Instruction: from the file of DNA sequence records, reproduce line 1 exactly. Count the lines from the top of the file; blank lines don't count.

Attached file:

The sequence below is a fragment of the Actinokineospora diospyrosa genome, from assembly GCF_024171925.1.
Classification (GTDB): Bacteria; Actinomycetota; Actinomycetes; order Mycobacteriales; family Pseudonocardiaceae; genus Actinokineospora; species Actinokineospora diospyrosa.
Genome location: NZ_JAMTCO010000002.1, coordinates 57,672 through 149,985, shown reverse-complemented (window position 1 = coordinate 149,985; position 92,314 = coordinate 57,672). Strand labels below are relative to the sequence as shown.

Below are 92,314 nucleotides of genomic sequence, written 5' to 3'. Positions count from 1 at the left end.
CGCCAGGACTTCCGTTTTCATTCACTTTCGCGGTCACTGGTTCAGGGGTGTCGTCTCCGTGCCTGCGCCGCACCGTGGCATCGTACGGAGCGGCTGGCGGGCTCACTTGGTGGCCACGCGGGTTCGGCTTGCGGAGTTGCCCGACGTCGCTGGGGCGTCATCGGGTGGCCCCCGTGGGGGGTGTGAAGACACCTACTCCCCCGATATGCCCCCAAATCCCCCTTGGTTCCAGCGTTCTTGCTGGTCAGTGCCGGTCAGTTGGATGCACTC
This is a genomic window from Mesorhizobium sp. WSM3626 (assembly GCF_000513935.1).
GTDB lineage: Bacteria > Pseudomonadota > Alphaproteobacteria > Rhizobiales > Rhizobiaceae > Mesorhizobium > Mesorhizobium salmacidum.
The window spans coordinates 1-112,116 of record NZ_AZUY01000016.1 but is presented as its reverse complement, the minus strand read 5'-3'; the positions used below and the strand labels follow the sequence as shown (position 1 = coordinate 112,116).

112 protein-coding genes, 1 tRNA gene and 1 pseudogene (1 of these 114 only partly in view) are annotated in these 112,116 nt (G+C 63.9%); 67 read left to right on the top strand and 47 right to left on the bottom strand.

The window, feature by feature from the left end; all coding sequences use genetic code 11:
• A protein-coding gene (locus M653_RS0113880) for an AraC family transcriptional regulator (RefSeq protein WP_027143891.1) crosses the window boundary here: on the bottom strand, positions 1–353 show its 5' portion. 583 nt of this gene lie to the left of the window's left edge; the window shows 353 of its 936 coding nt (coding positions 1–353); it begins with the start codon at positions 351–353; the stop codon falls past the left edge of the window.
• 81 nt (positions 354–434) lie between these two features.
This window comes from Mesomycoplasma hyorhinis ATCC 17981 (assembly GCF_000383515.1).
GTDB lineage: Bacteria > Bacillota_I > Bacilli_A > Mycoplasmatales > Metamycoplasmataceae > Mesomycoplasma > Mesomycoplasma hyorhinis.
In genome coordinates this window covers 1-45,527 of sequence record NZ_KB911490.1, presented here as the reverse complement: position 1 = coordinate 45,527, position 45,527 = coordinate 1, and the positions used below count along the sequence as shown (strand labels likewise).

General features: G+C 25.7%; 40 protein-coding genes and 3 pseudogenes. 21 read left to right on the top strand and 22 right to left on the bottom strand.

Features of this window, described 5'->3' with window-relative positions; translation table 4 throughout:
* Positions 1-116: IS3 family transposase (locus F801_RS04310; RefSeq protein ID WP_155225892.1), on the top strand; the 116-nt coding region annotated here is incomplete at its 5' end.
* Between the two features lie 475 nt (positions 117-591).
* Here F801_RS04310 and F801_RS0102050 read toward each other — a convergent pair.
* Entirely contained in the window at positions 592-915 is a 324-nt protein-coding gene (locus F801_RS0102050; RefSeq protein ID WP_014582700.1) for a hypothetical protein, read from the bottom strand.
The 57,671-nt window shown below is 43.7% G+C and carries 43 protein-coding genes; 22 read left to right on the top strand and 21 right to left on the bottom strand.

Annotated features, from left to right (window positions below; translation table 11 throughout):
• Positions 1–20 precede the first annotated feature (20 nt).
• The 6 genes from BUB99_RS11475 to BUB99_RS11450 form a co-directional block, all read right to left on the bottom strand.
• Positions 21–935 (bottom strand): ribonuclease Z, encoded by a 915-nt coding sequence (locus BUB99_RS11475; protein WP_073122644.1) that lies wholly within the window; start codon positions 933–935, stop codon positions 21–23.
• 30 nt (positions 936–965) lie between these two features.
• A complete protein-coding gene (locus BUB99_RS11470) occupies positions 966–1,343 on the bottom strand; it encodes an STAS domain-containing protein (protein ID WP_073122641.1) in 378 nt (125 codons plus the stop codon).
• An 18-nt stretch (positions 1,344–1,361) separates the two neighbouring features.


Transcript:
The sequence below is a fragment of the Actinokineospora diospyrosa genome, from assembly GCF_024171925.1.